If at first you don’t succeed, try, try again. So the famous saying goes. It is unlikely that Morrisons supermarkets – or Wm Morrison Supermarkets plc to give its full title – had that saying in mind when having a second go at arguing the issue of vicarious liability in front of the Supreme Court: Wm Morrison Supermarkets plc v Various Claimants [2020] UKSC 12 (“Various Claimants”). Full disclosure, mine is a Morrisons supermarket-of-choice-household.

Morrisons was slightly more successful this time round, successfully arguing that it was not liable for actions of the individual who leaked the personal data of 98,998 Morrisons’ employees onto the internet. Contrast this with their attempt at arguing that they were not vicariously liable for the gratuitous and violent assault by one of their petrol station attendants on a customer who had had the temerity to enquire as to the possibility of having some documents printed from a USB stick: Mohamud v Wm Morrison Supermarkets plc [2016] UKSC 16 (“Mohamud”).

Various Claimants is particularly interesting because we have that wonderful term of ‘explained’ in the headnote in relation to Mohamud (i.e. ‘you’ve all got it wrong’). For the Supreme Court to need to return to the issue and explain the earlier reasoning a mere 4 years later may seem odd. We are told in Various Claimants that Mohamud did not change anything – the outcome simply followed the proper application of the law to the facts. It would seem that not even a whiff of the common law fig-leaf of judicial activism should have been capable of being taken from Mohamud

Yet it is of interest that in Mohamud, the Recorder at first instance and LJs Arden, Treacy and Christopher Clarke got it wrong before the Supreme Court put them right. In Various Claimants Langstaff J, the Master of the Rolls and LJs Flaux and Bean got it wrong before the Supreme Court put them right. Accordingly, applying the unchanged law on vicarious liability, 8 judges, and hardly what anybody would call a lightweight set at that, got the wrong answer.

The Supreme Court have now (re-)stated the test for vicarious liability to be as follows:

was [the wrongdoing] so closely connected with acts he was authorised to do that, for the purposes of the liability of his employer to third parties, his wrongful [act] may fairly and properly be regarded as done by him while acting in the ordinary course of his employment” {Various Claimants at [31]}.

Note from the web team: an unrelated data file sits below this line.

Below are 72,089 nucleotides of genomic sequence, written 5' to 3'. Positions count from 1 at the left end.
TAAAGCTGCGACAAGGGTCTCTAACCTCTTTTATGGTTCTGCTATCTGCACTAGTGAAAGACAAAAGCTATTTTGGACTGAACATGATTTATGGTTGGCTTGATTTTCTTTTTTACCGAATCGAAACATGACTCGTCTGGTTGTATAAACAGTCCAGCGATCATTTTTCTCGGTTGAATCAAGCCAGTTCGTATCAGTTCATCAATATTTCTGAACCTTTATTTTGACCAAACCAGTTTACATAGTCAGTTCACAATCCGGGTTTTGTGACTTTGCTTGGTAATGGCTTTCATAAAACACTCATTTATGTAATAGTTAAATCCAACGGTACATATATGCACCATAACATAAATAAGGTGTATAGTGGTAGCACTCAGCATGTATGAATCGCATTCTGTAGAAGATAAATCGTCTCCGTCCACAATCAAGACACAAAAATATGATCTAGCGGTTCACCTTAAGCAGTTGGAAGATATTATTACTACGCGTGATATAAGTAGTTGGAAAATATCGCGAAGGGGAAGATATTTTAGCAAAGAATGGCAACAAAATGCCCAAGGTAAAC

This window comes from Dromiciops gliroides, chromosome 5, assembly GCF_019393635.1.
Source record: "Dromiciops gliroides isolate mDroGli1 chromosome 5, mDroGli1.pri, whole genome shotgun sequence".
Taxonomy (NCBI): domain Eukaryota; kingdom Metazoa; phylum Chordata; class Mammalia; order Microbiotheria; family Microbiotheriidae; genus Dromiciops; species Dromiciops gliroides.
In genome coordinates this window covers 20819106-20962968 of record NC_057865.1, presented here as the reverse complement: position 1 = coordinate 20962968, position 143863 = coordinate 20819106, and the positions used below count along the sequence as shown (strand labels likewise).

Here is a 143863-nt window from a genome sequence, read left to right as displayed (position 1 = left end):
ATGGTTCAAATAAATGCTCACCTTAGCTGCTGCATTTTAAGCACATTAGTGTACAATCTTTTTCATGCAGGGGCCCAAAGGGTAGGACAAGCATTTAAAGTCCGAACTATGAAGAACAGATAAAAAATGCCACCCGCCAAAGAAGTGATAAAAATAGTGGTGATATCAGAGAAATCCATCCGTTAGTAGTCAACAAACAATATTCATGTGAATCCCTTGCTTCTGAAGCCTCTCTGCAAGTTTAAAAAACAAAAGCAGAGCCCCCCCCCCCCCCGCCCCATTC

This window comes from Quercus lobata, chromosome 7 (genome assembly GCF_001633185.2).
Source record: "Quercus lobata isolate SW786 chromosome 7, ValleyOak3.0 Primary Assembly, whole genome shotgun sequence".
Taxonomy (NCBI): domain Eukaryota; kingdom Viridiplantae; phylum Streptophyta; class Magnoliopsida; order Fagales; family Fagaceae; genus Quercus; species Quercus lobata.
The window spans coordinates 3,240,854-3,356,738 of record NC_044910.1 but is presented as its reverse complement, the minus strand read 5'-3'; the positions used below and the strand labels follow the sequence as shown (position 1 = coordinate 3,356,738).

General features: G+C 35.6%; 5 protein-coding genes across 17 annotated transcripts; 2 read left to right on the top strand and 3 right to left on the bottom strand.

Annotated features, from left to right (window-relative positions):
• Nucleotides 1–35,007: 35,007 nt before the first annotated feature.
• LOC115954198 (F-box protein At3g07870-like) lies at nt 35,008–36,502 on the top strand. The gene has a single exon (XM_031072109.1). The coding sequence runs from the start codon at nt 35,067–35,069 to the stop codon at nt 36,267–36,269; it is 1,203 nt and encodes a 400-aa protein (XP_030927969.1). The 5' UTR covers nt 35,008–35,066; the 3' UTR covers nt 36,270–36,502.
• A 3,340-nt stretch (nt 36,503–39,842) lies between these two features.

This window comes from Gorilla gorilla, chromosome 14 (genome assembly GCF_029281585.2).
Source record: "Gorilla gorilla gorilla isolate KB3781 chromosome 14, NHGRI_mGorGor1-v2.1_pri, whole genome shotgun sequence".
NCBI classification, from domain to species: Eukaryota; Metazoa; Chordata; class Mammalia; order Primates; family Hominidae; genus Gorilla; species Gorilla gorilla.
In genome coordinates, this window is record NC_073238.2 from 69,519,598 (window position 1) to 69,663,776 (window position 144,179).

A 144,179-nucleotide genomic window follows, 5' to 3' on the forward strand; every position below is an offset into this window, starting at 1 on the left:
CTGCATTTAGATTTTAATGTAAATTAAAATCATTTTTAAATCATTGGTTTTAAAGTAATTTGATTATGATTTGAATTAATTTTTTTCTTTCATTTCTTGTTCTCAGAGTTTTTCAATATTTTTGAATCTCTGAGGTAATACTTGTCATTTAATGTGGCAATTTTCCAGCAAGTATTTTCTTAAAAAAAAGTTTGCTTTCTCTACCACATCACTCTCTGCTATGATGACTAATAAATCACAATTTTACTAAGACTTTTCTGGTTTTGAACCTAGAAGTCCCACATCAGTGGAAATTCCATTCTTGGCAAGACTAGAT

Whilst known as the close connection test, the sting for all lawyers will remain in the use of the words ‘fairly and properly’ as the touchstone. These words “are not… intended as an invitation to judges to decide cases according to their personal sense of justice, but require them to consider how the guidance derived from decided cases furnishes a solution to the case before the court. Judges should therefore identify from the decided cases the factors or principles which point towards or away from vicarious liability in the case before the court, and which explain why it should or should not be imposed. Following that approach, cases can be decided on a basis which is principled and consistent.” {Various Claimants at [24]}

Another point worth mentioning is the addition to the mix of ‘motive’ when considering whether the wrongdoing was closely connected to what the wrongdoer was authorised to do. In Mohamud Lord Toulson said motive was immaterial. In Various Claimants it was explained (that word again) that in fact motive was material insofar as the taking of action must be purporting to further the employer’s business.  Hence in Various Claimants the leaking of data onto the internet was designed to harm Morrisons and as Lord Reed noted at [36] “Perhaps unsurprisingly, there does not appear to be any previous case in which it has been argued that an employer might be vicariously liable for wrongdoing which was designed specifically to harm the employer.”  Where the line falls for the attachment of vicarious liability to a nightclub between equally violent assaults by a racist bouncer and a bouncer who throws out his sister’s abusive ex-partner would therefore be of interest. Both are acting too far in the course of their employer’s business, but would the fact that one has a personal connection between victim and attacker serve to prevent liability attaching to the nightclub? Indeed, would a positive finding of a racist intent, a finding not made in Mohamud where the reasons for the violence were unclear, serve to protect an employer?

“So” I imagine the Supreme Court collectively thinking as the latest judgment was handed down, “have you got that now?” I assume Morrisons hope they have.